His father, John Shakespeare, was a leatherworker who specialized in the soft white leather used for gloves and similar items[4†]. A prosperous businessman, he married Mary Arden, of the prominent Arden family[4†]. John rose through local offices in Stratford, becoming an alderman and eventually, when William was five, the town bailiff—much like a mayor[4†]. Not long after that, however, John Shakespeare stepped back from public life[4†].

At the age of eighteen, Shakespeare married Anne Hathaway, who was twenty-six and already expecting their first-born child, Susanna[4†][2†]. The couple later had twins, Hamnet and Judith[4†][2†]. Tragically, Hamnet died when he was just 11 years old[2†].

Conclusion and Legacy

William Shakespeare’s influence on the English language, literature, and theatre is immeasurable[11†][12†][13†]. He introduced new words into our lexicon, transformed existing ones, and created idioms that became commonplace within everyday conversation[11†][13†]. His works have been translated into 80 languages, including Star Trek’s Klingon[11†]. He helped shape the English we use today, introducing up to 300 words and dozens of well-known phrases[11†].

Shakespeare’s plays are known around the world for their universal themes and insight into the human condition[11†]. His works have deeply influenced the literary world for several centuries[11†][12†]. Shakespeare inspired writers around the world like Charles Dickens, Thomas Hardy, Herman Melville, and many more through his work[11†][12†]. His plays during the 17th and 18th century are said to have helped regulate the English language[11†][12†].

Today, Shakespeare is regarded as England’s national playwright[11x†]. The prestige of his plays and casting of star actors reflects this[11†]. But Shakespeare may have been forgotten if his work hadn’t been compiled and published posthumously in the First Folio in 1623[12†]. This collection of his works is the primary source of several of Shakespeare’s plays[11†][12†].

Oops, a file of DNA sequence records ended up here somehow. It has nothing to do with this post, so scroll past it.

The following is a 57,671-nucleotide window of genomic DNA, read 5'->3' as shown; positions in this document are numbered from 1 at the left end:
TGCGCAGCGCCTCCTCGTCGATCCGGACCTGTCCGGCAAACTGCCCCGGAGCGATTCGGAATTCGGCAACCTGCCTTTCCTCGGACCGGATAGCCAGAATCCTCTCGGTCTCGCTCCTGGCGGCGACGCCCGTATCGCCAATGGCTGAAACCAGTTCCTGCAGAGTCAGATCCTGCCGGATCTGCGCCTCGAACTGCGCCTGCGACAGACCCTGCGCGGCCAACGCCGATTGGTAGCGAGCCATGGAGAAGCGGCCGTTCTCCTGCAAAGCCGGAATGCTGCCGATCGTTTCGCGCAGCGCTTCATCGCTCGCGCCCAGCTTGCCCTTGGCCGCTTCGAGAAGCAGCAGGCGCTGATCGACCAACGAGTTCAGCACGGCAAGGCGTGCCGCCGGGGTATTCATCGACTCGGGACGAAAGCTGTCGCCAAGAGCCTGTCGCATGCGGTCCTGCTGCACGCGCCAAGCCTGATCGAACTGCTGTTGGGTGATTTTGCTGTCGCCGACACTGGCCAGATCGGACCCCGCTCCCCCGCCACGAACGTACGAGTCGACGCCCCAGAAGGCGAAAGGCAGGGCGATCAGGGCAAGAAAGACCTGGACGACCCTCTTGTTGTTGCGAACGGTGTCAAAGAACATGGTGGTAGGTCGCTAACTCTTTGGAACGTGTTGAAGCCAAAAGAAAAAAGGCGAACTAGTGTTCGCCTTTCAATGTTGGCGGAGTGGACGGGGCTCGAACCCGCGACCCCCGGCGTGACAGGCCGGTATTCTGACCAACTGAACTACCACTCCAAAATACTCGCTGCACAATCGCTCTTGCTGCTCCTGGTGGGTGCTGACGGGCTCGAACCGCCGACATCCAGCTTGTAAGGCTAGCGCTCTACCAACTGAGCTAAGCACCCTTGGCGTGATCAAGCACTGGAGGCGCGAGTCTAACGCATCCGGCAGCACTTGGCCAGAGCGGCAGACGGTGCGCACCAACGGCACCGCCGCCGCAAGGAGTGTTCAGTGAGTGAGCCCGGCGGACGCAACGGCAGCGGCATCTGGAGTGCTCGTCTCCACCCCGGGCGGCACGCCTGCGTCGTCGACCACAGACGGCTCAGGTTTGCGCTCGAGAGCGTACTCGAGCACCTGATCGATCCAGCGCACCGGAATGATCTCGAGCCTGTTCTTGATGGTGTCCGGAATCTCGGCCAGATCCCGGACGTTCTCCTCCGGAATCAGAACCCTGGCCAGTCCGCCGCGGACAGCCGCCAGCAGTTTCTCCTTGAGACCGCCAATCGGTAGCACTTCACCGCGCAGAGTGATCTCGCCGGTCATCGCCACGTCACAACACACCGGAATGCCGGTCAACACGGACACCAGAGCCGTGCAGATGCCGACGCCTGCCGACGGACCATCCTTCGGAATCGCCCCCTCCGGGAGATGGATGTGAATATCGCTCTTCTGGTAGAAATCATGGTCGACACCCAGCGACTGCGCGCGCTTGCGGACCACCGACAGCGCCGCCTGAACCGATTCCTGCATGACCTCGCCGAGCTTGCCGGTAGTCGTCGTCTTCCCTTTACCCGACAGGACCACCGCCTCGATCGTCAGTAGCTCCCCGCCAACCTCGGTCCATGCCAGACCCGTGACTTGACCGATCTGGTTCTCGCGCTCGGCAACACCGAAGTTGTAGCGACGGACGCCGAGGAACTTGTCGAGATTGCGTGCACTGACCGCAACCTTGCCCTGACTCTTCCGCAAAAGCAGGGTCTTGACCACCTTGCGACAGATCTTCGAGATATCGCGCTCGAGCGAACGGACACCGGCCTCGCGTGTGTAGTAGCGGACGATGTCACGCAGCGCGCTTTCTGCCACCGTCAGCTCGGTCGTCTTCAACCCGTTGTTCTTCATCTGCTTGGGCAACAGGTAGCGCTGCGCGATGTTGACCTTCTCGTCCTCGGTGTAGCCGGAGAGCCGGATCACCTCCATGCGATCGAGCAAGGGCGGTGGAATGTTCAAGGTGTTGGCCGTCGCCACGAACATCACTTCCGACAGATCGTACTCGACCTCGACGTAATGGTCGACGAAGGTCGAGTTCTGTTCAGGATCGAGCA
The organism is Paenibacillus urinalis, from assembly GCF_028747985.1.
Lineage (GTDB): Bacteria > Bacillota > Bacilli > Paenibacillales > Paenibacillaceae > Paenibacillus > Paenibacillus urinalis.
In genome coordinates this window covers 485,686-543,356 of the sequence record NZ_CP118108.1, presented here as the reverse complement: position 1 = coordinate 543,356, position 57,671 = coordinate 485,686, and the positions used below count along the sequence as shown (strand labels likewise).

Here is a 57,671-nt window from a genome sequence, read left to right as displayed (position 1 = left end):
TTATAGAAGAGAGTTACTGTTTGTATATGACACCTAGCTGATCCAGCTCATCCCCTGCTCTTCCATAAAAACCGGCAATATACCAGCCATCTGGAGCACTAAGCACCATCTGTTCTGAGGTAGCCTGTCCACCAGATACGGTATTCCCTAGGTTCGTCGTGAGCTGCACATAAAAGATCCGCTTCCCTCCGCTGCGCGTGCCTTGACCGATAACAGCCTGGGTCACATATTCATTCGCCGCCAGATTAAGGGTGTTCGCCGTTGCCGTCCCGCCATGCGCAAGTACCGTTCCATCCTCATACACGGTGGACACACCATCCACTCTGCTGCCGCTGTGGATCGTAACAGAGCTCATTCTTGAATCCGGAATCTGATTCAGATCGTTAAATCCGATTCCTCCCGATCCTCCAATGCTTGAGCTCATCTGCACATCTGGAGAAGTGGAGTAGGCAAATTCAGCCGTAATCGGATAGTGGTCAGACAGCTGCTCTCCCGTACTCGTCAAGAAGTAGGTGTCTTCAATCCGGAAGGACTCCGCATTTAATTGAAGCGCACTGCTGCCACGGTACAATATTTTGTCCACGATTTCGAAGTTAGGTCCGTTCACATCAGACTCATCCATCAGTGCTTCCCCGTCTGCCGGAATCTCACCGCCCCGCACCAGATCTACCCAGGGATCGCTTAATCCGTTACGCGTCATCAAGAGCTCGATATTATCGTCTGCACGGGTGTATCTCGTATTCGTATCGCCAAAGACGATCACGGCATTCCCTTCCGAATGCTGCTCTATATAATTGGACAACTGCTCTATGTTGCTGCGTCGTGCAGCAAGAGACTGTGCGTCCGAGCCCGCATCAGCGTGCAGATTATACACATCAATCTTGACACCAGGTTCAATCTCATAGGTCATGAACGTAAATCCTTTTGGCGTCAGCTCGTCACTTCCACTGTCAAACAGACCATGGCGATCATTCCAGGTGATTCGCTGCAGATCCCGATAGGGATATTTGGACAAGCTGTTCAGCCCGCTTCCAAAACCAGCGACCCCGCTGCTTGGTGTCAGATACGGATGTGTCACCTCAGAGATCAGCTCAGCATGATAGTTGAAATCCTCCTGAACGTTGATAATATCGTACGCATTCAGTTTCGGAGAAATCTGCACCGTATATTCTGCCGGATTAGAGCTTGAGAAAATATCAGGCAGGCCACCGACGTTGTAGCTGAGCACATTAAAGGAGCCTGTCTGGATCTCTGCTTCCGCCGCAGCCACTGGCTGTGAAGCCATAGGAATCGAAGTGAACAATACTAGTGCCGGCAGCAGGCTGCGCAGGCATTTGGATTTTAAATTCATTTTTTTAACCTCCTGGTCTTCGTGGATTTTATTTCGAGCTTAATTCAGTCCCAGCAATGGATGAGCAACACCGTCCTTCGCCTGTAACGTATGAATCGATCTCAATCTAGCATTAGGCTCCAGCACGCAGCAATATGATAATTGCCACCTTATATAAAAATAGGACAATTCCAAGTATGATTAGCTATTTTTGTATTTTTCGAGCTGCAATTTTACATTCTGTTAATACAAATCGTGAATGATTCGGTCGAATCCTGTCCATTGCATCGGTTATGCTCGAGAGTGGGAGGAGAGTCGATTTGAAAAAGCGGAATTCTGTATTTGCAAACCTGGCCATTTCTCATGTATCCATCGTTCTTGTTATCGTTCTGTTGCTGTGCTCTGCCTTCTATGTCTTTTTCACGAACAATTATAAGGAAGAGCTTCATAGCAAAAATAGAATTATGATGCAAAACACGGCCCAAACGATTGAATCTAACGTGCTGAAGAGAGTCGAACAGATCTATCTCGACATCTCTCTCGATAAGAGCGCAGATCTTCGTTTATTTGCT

In conclusion, William Shakespeare did incredible things[11†][14†]. He was able to write 37 plays, averaging 1.5 plays per year, all while dealing with social, family, and business life[14†]. Some scholars believe that he wrote 20 more that were lost, making the total 57 plays and 154 sonnets[14†]!

Key Information

References and Citations:

  1. Wikipedia (English) - William Shakespeare [website] - link
  2. The Shakespeare Birthplace Trust - William Shakespeare Biography [website] - link
  3. SparkNotes - William Shakespeare’s Life & Times - Early Life [website] - link
  4. Folger Shakespeare Library - Shakespeare's life [website] - link
  5. The Shakespeare Birthplace Trust - Shakespeare's Career [website] - link
  6. CareerInsider - How Did Shakespeare Start His Career [website] - link
  7. SparkNotes - William Shakespeare’s Life & Times: Early work [website] - link
  8. Britannica - William Shakespeare’s Important Works [website] - link
  9. Britannica - William Shakespeare summary [website] - link
  10. Britannica - Understanding Shakespeare - Literary criticism [website] - link
  11. BBC UK - William Shakespeare: The life and legacy of England’s bard [website] - link
  12. Elizabethan England Life - William Shakespeare’s Achievements, Contribution and Legacy [website] - link
  13. AtOnce - The Shakespearean Influence: English Language Evolution [website] - link
  14. William Shakespeare - Conclusion [website] - link
  15. Britannica - William Shakespeare [website] - link
  16. National Geographic Kids - 15 top Shakespeare facts! [website] - link